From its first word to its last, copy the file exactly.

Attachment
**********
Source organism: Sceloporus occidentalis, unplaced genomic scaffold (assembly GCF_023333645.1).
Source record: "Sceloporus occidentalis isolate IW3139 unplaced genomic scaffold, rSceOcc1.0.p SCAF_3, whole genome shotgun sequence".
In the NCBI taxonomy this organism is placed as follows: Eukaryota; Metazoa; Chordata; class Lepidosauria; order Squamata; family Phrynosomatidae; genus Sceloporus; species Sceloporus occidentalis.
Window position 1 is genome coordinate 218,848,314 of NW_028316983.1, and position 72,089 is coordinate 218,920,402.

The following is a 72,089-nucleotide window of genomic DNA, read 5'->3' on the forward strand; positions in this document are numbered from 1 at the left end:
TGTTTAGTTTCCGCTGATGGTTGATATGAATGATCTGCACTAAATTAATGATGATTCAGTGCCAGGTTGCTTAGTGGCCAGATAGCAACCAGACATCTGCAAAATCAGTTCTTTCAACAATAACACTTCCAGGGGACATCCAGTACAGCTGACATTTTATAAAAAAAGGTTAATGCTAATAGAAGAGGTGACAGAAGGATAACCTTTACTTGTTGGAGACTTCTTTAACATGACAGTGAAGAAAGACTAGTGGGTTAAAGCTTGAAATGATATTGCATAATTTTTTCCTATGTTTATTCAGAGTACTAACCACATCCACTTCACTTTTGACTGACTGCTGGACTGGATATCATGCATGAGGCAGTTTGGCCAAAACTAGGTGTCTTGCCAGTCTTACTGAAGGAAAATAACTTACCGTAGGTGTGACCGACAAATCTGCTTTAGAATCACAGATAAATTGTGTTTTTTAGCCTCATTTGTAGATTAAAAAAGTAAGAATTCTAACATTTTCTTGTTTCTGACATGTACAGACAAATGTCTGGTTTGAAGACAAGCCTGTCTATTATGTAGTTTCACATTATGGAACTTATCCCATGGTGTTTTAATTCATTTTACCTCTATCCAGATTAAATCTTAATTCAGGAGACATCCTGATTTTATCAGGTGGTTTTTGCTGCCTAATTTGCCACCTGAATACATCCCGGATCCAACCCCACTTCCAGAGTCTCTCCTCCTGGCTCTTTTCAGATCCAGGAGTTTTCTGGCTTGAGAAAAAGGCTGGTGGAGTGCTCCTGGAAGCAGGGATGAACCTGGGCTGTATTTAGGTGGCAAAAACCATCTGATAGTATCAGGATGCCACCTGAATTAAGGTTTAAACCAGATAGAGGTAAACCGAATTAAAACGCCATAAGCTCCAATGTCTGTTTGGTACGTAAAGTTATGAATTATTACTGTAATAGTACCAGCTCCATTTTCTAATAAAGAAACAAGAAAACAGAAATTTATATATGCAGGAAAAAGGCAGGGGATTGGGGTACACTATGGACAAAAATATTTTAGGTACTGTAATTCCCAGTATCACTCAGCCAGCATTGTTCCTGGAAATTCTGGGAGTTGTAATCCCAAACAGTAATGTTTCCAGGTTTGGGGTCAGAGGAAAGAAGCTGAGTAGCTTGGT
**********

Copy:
Source organism: Sceloporus occidentalis, unplaced genomic scaffold (assembly GCF_023333645.1).
Source record: "Sceloporus occidentalis isolate IW3139 unplaced genomic scaffold, rSceOcc1.0.p SCAF_3, whole genome shotgun sequence".
In the NCBI taxonomy this organism is placed as follows: Eukaryota; Metazoa; Chordata; class Lepidosauria; order Squamata; family Phrynosomatidae; genus Sceloporus; species Sceloporus occidentalis.
Window position 1 is genome coordinate 218,848,314 of NW_028316983.1, and position 72,089 is coordinate 218,920,402.

The following is a 72,089-nucleotide window of genomic DNA, read 5'->3' on the forward strand; positions in this document are numbered from 1 at the left end:
TGTTTAGTTTCCGCTGATGGTTGATATGAATGATCTGCACTAAATTAATGATGATTCAGTGCCAGGTTGCTTAGTGGCCAGATAGCAACCAGACATCTGCAAAATCAGTTCTTTCAACAATAACACTTCCAGGGGACATCCAGTACAGCTGACATTTTATAAAAAAAGGTTAATGCTAATAGAAGAGGTGACAGAAGGATAACCTTTACTTGTTGGAGACTTCTTTAACATGACAGTGAAGAAAGACTAGTGGGTTAAAGCTTGAAATGATATTGCATAATTTTTTCCTATGTTTATTCAGAGTACTAACCACATCCACTTCACTTTTGACTGACTGCTGGACTGGATATCATGCATGAGGCAGTTTGGCCAAAACTAGGTGTCTTGCCAGTCTTACTGAAGGAAAATAACTTACCGTAGGTGTGACCGACAAATCTGCTTTAGAATCACAGATAAATTGTGTTTTTTAGCCTCATTTGTAGATTAAAAAAGTAAGAATTCTAACATTTTCTTGTTTCTGACATGTACAGACAAATGTCTGGTTTGAAGACAAGCCTGTCTATTATGTAGTTTCACATTATGGAACTTATCCCATGGTGTTTTAATTCATTTTACCTCTATCCAGATTAAATCTTAATTCAGGAGACATCCTGATTTTATCAGGTGGTTTTTGCTGCCTAATTTGCCACCTGAATACATCCCGGATCCAACCCCACTTCCAGAGTCTCTCCTCCTGGCTCTTTTCAGATCCAGGAGTTTTCTGGCTTGAGAAAAAGGCTGGTGGAGTGCTCCTGGAAGCAGGGATGAACCTGGGCTGTATTTAGGTGGCAAAAACCATCTGATAGTATCAGGATGCCACCTGAATTAAGGTTTAAACCAGATAGAGGTAAACCGAATTAAAACGCCATAAGCTCCAATGTCTGTTTGGTACGTAAAGTTATGAATTATTACTGTAATAGTACCAGCTCCATTTTCTAATAAAGAAACAAGAAAACAGAAATTTATATATGCAGGAAAAAGGCAGGGGATTGGGGTACACTATGGACAAAAATATTTTAGGTACTGTAATTCCCAGTATCACTCAGCCAGCATTGTTCCTGGAAATTCTGGGAGTTGTAATCCCAAACAGTAATGTTTCCAGGTTTGGGGTCAGAGGAAAGAAGCTGAGTAGCTTGGT